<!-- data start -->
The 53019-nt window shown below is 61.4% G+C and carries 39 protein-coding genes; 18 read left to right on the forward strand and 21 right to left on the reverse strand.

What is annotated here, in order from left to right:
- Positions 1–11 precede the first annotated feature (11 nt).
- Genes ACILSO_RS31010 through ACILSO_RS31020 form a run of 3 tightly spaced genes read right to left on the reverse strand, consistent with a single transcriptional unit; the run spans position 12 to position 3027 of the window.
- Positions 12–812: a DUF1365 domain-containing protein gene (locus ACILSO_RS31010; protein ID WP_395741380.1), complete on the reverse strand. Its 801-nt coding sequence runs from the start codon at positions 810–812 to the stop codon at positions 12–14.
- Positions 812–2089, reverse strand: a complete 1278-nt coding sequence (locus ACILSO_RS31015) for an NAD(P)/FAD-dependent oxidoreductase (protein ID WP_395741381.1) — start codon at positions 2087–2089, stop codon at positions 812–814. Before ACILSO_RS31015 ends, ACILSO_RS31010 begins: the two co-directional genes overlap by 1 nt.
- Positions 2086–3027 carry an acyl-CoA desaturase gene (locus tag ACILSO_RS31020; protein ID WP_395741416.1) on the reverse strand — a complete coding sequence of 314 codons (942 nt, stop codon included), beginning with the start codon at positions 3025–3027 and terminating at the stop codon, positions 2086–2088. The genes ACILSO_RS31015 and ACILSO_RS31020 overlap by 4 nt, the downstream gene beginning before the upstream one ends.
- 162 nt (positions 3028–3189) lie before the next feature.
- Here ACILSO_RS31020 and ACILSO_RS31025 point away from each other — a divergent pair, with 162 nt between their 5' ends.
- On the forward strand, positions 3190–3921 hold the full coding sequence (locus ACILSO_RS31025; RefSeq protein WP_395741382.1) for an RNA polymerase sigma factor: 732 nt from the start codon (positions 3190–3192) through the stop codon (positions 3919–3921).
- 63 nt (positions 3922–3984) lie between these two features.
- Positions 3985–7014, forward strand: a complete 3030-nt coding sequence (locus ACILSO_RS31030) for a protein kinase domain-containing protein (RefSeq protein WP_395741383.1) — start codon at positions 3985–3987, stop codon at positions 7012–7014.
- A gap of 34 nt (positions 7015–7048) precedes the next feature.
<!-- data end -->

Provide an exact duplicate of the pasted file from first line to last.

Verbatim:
The 53019-nt window shown below is 61.4% G+C and carries 39 protein-coding genes; 18 read left to right on the forward strand and 21 right to left on the reverse strand.

What is annotated here, in order from left to right:
- Positions 1–11 precede the first annotated feature (11 nt).
- Genes ACILSO_RS31010 through ACILSO_RS31020 form a run of 3 tightly spaced genes read right to left on the reverse strand, consistent with a single transcriptional unit; the run spans position 12 to position 3027 of the window.
- Positions 12–812: a DUF1365 domain-containing protein gene (locus ACILSO_RS31010; protein ID WP_395741380.1), complete on the reverse strand. Its 801-nt coding sequence runs from the start codon at positions 810–812 to the stop codon at positions 12–14.
- Positions 812–2089, reverse strand: a complete 1278-nt coding sequence (locus ACILSO_RS31015) for an NAD(P)/FAD-dependent oxidoreductase (protein ID WP_395741381.1) — start codon at positions 2087–2089, stop codon at positions 812–814. Before ACILSO_RS31015 ends, ACILSO_RS31010 begins: the two co-directional genes overlap by 1 nt.
- Positions 2086–3027 carry an acyl-CoA desaturase gene (locus tag ACILSO_RS31020; protein ID WP_395741416.1) on the reverse strand — a complete coding sequence of 314 codons (942 nt, stop codon included), beginning with the start codon at positions 3025–3027 and terminating at the stop codon, positions 2086–2088. The genes ACILSO_RS31015 and ACILSO_RS31020 overlap by 4 nt, the downstream gene beginning before the upstream one ends.
- 162 nt (positions 3028–3189) lie before the next feature.
- Here ACILSO_RS31020 and ACILSO_RS31025 point away from each other — a divergent pair, with 162 nt between their 5' ends.
- On the forward strand, positions 3190–3921 hold the full coding sequence (locus ACILSO_RS31025; RefSeq protein WP_395741382.1) for an RNA polymerase sigma factor: 732 nt from the start codon (positions 3190–3192) through the stop codon (positions 3919–3921).
- 63 nt (positions 3922–3984) lie between these two features.
- Positions 3985–7014, forward strand: a complete 3030-nt coding sequence (locus ACILSO_RS31030) for a protein kinase domain-containing protein (RefSeq protein WP_395741383.1) — start codon at positions 3985–3987, stop codon at positions 7012–7014.
- A gap of 34 nt (positions 7015–7048) precedes the next feature.